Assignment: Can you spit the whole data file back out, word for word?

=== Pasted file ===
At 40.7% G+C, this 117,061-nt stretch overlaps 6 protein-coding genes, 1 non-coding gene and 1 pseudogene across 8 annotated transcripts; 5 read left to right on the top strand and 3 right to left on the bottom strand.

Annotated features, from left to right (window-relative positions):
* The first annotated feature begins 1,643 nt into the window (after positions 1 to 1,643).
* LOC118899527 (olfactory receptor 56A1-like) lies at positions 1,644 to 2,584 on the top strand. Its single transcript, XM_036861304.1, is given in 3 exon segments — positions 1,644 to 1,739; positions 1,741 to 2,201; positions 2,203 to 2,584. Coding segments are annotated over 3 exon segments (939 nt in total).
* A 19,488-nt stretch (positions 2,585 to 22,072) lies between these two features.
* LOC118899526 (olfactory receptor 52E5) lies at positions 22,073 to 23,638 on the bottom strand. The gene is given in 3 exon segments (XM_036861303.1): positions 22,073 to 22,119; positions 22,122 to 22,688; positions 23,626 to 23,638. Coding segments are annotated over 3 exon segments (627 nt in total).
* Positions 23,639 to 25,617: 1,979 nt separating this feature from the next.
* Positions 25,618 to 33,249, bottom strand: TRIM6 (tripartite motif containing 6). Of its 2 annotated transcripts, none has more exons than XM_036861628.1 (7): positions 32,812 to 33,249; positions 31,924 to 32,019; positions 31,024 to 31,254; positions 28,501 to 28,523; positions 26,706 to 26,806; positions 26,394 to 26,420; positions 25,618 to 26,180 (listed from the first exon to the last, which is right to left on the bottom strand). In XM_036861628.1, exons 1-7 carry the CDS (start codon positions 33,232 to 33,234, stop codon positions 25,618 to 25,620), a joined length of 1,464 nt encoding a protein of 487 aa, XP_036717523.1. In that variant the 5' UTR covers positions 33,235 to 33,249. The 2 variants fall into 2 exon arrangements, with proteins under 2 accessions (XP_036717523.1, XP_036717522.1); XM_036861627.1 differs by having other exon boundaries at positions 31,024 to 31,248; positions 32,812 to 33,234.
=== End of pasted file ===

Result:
At 40.7% G+C, this 117,061-nt stretch overlaps 6 protein-coding genes, 1 non-coding gene and 1 pseudogene across 8 annotated transcripts; 5 read left to right on the top strand and 3 right to left on the bottom strand.

Annotated features, from left to right (window-relative positions):
* The first annotated feature begins 1,643 nt into the window (after positions 1 to 1,643).
* LOC118899527 (olfactory receptor 56A1-like) lies at positions 1,644 to 2,584 on the top strand. Its single transcript, XM_036861304.1, is given in 3 exon segments — positions 1,644 to 1,739; positions 1,741 to 2,201; positions 2,203 to 2,584. Coding segments are annotated over 3 exon segments (939 nt in total).
* A 19,488-nt stretch (positions 2,585 to 22,072) lies between these two features.
* LOC118899526 (olfactory receptor 52E5) lies at positions 22,073 to 23,638 on the bottom strand. The gene is given in 3 exon segments (XM_036861303.1): positions 22,073 to 22,119; positions 22,122 to 22,688; positions 23,626 to 23,638. Coding segments are annotated over 3 exon segments (627 nt in total).
* Positions 23,639 to 25,617: 1,979 nt separating this feature from the next.
* Positions 25,618 to 33,249, bottom strand: TRIM6 (tripartite motif containing 6). Of its 2 annotated transcripts, none has more exons than XM_036861628.1 (7): positions 32,812 to 33,249; positions 31,924 to 32,019; positions 31,024 to 31,254; positions 28,501 to 28,523; positions 26,706 to 26,806; positions 26,394 to 26,420; positions 25,618 to 26,180 (listed from the first exon to the last, which is right to left on the bottom strand). In XM_036861628.1, exons 1-7 carry the CDS (start codon positions 33,232 to 33,234, stop codon positions 25,618 to 25,620), a joined length of 1,464 nt encoding a protein of 487 aa, XP_036717523.1. In that variant the 5' UTR covers positions 33,235 to 33,249. The 2 variants fall into 2 exon arrangements, with proteins under 2 accessions (XP_036717523.1, XP_036717522.1); XM_036861627.1 differs by having other exon boundaries at positions 31,024 to 31,248; positions 32,812 to 33,234.